Charles Greenlee, Walter Irvin, Samuel Shepherd, and Ernest Thomas, best known as the Groveland Four, were pardoned after being wrongfully convicted of raping a 17-year-old lady in 1949.
Even though none of the men are alive at the moment, some members of their families attended the meeting in the state capital of Tallahassee to plead their innocence and clear their names. The process was initiated two years ago when Rick Scott was the Governor of Florida.
However, the now U.S. Senator didn't do anything to pardon the Groveland Four. Gov. Ron DeSantis, who replaced Scott only a week ago, made the pardons a priority.
When the crime took place (1949), black people were not granted many civil rights, something that unfortunately led to the death of Thomas, who was hunted down by a posse of more than 1,000 men and shot hundreds of times.
The rest of the three alleged criminals went to jail and, while in custody, they were beaten. Shepherd, one of the Groveland Four, was killed by a sheriff while travelling to a retrial months after the crime took place. The case was so popular yet infamous that Gilbert King wrote a book titled "Devil in the Grove" that earned a Pulitzer Prize.
Source: WFTV Channel 9
After revising the details of the crime and how everything was handled, it was labeled as one of the most striking historical racial injustices in the US. The alleged victim was also present during the pardon hearing, saying that the crime did happen and that she was against the pardons.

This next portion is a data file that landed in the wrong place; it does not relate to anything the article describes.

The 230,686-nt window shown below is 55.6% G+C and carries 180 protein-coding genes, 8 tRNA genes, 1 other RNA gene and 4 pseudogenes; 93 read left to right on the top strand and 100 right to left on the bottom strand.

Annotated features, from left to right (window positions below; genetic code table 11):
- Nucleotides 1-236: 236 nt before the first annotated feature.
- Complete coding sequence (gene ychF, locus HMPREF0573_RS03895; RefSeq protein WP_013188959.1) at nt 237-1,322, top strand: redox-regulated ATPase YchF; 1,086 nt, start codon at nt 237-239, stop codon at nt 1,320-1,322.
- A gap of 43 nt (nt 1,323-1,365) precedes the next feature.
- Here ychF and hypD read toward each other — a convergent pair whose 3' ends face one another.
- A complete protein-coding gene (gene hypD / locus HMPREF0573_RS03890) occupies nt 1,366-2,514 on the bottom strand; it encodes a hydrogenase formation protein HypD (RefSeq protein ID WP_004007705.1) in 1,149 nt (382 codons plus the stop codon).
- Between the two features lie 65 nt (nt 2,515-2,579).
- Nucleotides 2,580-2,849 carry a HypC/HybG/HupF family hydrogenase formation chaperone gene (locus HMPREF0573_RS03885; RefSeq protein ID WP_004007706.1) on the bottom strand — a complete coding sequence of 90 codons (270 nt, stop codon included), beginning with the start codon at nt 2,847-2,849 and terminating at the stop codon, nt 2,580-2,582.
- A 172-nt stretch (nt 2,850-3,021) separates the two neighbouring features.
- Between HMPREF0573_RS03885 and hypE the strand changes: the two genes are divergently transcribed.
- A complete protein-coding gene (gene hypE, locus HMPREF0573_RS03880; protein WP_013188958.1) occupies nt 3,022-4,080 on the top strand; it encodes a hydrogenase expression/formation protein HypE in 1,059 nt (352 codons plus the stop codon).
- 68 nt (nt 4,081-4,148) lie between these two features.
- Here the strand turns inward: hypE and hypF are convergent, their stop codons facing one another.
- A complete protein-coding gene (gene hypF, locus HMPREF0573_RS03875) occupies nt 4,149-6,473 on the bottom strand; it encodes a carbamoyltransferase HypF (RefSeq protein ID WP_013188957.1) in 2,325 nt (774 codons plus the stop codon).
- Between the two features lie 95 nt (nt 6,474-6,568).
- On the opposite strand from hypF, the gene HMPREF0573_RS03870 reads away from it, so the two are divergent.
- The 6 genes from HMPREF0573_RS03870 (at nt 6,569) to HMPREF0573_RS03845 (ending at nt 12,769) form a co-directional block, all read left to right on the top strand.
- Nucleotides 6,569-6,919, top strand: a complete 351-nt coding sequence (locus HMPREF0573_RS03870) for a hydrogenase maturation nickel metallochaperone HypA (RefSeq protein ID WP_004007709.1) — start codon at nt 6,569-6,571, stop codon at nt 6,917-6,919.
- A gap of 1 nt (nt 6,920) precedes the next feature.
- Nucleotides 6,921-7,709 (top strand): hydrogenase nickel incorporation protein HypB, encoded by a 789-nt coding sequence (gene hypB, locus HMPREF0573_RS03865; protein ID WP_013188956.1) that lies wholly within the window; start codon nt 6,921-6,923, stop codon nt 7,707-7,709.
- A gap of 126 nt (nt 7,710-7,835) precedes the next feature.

Source: WFTV Channel 9
DeSantis shared his thoughts on the Groveland Four saying, "These four men have had their history wrongly written for crimes they did not commit. They were perverted time and time again, and I think the way this was carried out was a miscarriage of justice."
Later, the man posted a tweet proving how proud he felt for the decision taken, "This morning, I stood with the members of the Executive Clemency board to issue a full pardon for the Groveland Four. It’s never too late to do the right thing, especially for these individuals who have had their history so wrongly written."
Unfortunately, it is not the first time that a person is wrongfully convicted. Elmer Daniels, was 18 years old in 1980 when he was taken to jail for allegedly raping a 15-year-old white girl, but it wasn’t until December 2018 that prosecutors dropped the case and set him free.
After that, Daniels pointed out that getting angry wouldn't change anything and that he wanted to focus on the victims. "My family became victims, I became a victim, and I pray that there are no more victims. Get it right. The justice system is broken," finished the man.
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